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Julianne Moore is Unforgettable in “Still Alice”

{Image Credit: Sony Pictures Classics}

Hollywood has long been fascinated with bringing a tinge of real life to film in hopes to connect with audiences. While it is a fundamental element in successful film-making, it’s also prised by many who value the subject matter in hopes to spark a discussion that is important.

Based on the 2007 New York Times best-selling novel of the same name by neuroscientist and writer Lisa Genova, Still Alice is more than just a film about the struggle of Alzheimer’s. In many ways, it is a harrowing tale of family, love and the effects on our lives from this debilitating disease.

Focusing on Dr. Alice Howland (Julianne Moore), the film finds us getting to know an accomplished professor of linguistics who is happily married to Dr. John Howland (Alec Baldwin) with three grown children (Kate Bosworth, Hunter Parrish, and Kristen Stewart). When Alice begins to forget words and people, nor recognize her surroundings, she is then diagnosed with “Early-Onset Alzheimer’s Disease”. It comes as a shock to the barely 50 year-old Alice and her close-knit family as the case is rare for someone of her age. As she comes to terms with the diagnosis day-by-day, her family finds their bonds thoroughly tested as they reflect on the situation and help Alice in her struggle.

In what may sound like the premise of a Lifetime movie, Still Alice is not some simple made-for-TV film. Both beautiful and terrifying in its vivid and moving depiction of a life with early-onset Alzheimer’s, this film rises above the network cliché with its delicate screenplay and distinctive performances.

Earlier this week, actress Julianne Moore spoke to Variety and shared how she spent four months researching the disease in order to depict it honestly and accurately. And for what it’s worth, she did. It’s no wonder she won the Golden Globe for Best Actress in a Drama earlier this week for her performance, and earned an Academy Award nomination for the role yesterday. Moore gives an immaculate performance of a woman who is mourning her mortality with the awareness of her fate. In many ways, it’s a cruel irony for her and the many others in her shoes who understand just what’s ahead of them, but have no real response into changing the outcome.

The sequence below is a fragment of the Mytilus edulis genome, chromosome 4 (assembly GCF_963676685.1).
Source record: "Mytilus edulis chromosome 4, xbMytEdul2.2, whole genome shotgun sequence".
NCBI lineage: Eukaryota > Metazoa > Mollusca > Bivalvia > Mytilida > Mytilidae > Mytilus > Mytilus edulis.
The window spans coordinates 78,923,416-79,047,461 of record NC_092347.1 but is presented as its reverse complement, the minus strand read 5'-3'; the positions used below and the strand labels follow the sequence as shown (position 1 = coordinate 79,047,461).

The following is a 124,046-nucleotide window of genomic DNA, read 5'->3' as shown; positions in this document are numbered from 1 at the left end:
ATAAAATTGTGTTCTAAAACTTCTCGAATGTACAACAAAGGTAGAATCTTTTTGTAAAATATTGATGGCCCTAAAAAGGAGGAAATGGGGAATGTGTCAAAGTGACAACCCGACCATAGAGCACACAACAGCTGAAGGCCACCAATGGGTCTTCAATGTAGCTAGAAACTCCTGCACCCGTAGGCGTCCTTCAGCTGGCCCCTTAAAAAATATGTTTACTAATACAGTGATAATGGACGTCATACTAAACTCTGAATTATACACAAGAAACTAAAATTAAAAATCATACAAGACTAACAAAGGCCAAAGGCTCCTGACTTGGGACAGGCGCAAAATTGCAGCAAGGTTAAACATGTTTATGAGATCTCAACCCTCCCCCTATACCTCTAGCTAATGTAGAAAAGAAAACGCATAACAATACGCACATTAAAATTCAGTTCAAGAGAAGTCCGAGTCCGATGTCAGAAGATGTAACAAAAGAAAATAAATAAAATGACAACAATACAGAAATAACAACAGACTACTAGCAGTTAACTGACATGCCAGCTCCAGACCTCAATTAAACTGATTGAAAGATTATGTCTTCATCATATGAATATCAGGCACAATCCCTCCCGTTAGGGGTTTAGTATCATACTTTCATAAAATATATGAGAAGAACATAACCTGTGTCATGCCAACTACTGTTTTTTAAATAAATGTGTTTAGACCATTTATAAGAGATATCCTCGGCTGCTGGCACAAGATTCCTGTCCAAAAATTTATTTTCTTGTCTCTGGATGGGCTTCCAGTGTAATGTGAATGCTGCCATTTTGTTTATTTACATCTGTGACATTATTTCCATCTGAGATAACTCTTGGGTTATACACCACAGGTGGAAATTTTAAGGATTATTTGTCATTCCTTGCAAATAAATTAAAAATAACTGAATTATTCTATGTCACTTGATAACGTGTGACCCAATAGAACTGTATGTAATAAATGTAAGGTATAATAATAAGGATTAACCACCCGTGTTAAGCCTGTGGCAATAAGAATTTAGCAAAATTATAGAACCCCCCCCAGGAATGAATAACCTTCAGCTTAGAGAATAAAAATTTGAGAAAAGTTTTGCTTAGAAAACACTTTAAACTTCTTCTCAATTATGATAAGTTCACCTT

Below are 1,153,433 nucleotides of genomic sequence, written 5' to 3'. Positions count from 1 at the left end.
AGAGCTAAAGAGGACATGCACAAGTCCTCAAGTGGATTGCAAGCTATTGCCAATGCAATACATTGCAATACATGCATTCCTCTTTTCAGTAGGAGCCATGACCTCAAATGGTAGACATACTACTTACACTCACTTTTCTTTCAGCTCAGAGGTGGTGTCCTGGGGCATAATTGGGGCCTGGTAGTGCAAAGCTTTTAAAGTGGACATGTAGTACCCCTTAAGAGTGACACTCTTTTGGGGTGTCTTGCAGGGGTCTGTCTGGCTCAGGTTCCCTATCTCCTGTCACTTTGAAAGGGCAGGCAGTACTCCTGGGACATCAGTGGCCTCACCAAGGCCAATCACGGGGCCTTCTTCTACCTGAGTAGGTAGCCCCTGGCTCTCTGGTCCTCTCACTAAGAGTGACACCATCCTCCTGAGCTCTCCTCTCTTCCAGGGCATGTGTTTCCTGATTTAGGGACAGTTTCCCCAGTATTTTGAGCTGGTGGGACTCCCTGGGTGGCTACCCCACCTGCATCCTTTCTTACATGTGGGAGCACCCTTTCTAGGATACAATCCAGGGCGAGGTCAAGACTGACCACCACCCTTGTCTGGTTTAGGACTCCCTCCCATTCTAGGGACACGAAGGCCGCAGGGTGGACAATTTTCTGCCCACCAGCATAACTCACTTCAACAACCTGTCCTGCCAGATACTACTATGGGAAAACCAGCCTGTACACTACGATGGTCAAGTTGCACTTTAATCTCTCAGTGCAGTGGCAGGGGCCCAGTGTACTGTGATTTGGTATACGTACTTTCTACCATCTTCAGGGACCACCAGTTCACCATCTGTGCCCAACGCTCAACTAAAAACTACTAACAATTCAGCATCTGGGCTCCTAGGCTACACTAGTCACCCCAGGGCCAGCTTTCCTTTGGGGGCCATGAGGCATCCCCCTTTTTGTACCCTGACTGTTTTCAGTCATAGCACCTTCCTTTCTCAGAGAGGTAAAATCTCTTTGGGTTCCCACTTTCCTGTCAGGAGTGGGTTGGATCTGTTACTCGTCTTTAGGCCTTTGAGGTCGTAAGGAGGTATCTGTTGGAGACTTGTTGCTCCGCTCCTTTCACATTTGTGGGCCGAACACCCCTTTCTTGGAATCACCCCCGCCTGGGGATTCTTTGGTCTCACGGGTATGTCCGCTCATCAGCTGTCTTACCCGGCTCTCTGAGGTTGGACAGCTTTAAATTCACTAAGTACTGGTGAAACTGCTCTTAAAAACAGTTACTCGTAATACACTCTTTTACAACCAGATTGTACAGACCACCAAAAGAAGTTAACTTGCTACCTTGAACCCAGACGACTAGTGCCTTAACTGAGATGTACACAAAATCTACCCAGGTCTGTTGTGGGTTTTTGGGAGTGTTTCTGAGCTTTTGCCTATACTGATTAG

There is a scene in the film where Alice is so angry and begins crying and telling her husband John how she wishes she had cancer instead because while she could accept her body failing on her, she’s enraged that her mind would betray her. But later on, she puts on a heroic face and shares how she’s “not suffering” but “struggling”, even though she knows deep-down that it’s not true. She is suffering and while she has technology to help her stay on track, the disease is progressing faster than she imagined.

{Image Credit: Sony Pictures Classics}

Moore plays this character with tremendous heart and realism. Watching her in a role like this is not just moving, but because she plays it so faultlessly, you can’t help but feel that you know her and are a part of her in every scene. Because of that, you know Alice hasn’t really changed—it’s just her disease that’s keeping her from living normally. She is the same Alice we were introduced to and Moore’s ability to extend and bring to life that illustration of a woman knowingly losing a battle every day is an empathetic one. In all honesty, it would be a shame if Moore didn’t walk away with the Oscar for Best Actress come February. She is truly unforgettable in this role and shines in what might be one of her best films in the past decade.